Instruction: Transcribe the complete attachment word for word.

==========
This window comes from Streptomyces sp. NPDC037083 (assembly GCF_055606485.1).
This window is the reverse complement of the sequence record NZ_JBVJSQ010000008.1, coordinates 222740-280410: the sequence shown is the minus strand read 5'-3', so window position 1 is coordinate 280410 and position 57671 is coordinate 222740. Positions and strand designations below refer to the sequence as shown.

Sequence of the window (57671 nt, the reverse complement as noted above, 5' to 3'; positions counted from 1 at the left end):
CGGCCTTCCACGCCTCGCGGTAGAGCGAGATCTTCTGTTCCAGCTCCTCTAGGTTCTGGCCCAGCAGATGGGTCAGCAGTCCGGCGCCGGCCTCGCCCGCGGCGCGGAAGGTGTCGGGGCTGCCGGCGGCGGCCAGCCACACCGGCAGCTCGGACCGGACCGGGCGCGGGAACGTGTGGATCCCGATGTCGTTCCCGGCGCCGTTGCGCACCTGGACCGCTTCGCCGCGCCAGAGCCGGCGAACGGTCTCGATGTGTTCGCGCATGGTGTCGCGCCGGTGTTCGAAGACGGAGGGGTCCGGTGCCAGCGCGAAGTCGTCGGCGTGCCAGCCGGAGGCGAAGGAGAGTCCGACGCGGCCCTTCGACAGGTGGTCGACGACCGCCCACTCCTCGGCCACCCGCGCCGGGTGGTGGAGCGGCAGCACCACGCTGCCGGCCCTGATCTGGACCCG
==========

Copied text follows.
This window comes from Streptomyces sp. NPDC037083 (assembly GCF_055606485.1).
This window is the reverse complement of the sequence record NZ_JBVJSQ010000008.1, coordinates 222740-280410: the sequence shown is the minus strand read 5'-3', so window position 1 is coordinate 280410 and position 57671 is coordinate 222740. Positions and strand designations below refer to the sequence as shown.

Sequence of the window (57671 nt, the reverse complement as noted above, 5' to 3'; positions counted from 1 at the left end):
CGGCCTTCCACGCCTCGCGGTAGAGCGAGATCTTCTGTTCCAGCTCCTCTAGGTTCTGGCCCAGCAGATGGGTCAGCAGTCCGGCGCCGGCCTCGCCCGCGGCGCGGAAGGTGTCGGGGCTGCCGGCGGCGGCCAGCCACACCGGCAGCTCGGACCGGACCGGGCGCGGGAACGTGTGGATCCCGATGTCGTTCCCGGCGCCGTTGCGCACCTGGACCGCTTCGCCGCGCCAGAGCCGGCGAACGGTCTCGATGTGTTCGCGCATGGTGTCGCGCCGGTGTTCGAAGACGGAGGGGTCCGGTGCCAGCGCGAAGTCGTCGGCGTGCCAGCCGGAGGCGAAGGAGAGTCCGACGCGGCCCTTCGACAGGTGGTCGACGACCGCCCACTCCTCGGCCACCCGCGCCGGGTGGTGGAGCGGCAGCACCACGCTGCCGGCCCTGATCTGGACCCG